compared with volunteer subjects, suggesting reduced engagement for
      "linguistically" meaningless stimuli.

      Conclusions: The first fMRI maps of cortical activity associated with
      language processing and tactile stimulation of patients in the minimally
      conscious state (MCS) are presented. These findings of active cortical
      networks that serve language functions suggest that some MCS patients
      may retain widely distributed cortical systems with potential for
      cognitive and sensory function despite their inability to follow simple
      instructions or communicate reliably.

      Read More: http://www.neurology.org/cgi/content/abstract/64/3/514
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      ************************
      8. Microstimulation of the superior colliculus focuses attention without
      moving the eyes
      James R. Muller; Marios G. Philiastides; William T. Newsome
      Stanford University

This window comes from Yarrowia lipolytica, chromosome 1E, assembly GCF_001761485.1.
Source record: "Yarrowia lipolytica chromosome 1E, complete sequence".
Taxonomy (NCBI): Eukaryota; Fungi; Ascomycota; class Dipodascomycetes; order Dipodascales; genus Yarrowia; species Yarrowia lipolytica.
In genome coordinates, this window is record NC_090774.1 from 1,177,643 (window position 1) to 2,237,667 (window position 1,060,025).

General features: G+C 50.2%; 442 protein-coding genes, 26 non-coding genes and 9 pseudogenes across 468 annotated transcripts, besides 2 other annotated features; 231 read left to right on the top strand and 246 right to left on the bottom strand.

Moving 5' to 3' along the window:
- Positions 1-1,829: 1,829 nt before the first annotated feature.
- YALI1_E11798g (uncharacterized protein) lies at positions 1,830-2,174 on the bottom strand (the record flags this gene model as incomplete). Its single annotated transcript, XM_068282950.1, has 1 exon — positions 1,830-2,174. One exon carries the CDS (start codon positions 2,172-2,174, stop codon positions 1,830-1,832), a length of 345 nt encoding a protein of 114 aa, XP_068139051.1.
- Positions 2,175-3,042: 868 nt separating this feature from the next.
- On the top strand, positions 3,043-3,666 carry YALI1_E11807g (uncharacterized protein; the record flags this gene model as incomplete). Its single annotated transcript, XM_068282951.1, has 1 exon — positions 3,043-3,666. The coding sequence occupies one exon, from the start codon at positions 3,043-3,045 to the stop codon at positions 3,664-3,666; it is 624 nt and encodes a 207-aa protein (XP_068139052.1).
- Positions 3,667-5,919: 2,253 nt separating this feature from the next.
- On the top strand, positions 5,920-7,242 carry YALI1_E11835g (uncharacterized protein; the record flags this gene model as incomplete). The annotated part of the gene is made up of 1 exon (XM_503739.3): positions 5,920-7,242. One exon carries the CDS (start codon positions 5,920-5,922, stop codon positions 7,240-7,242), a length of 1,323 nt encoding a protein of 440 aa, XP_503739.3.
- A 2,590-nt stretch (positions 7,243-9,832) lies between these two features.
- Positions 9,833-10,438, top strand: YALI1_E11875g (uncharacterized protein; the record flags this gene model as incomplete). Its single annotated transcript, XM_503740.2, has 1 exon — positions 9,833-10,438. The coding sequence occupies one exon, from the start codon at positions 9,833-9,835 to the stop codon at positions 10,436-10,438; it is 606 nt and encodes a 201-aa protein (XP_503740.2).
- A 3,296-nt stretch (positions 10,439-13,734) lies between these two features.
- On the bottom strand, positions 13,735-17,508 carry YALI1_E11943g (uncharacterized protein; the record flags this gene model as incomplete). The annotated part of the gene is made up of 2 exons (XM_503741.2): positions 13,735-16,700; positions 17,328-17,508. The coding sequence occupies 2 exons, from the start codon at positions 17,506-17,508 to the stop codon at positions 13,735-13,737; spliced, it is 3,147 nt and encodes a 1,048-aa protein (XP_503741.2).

************************
      The superior colliculus (SC) is part of a network of brain areas that
      directs saccadic eye movements, overtly shifting both gaze and attention
      from position to position, in space. Here, we seek direct evidence that
      the SC also contributes to the control of covert spatial attention, a
      process that focuses attention on a region of space different from the
      point of gaze. While requiring monkeys to keep their gaze fixed, we
      tested whether microstimulation of a specific location in the SC spatial
      map would enhance visual performance at the corresponding region of
      space, a diagnostic measure of covert attention. We find that
      microstimulation improves performance in a spatially selective manner:
      thresholds decrease at the location in visual space represented by the
      stimulated SC site, but not at a control location in the opposite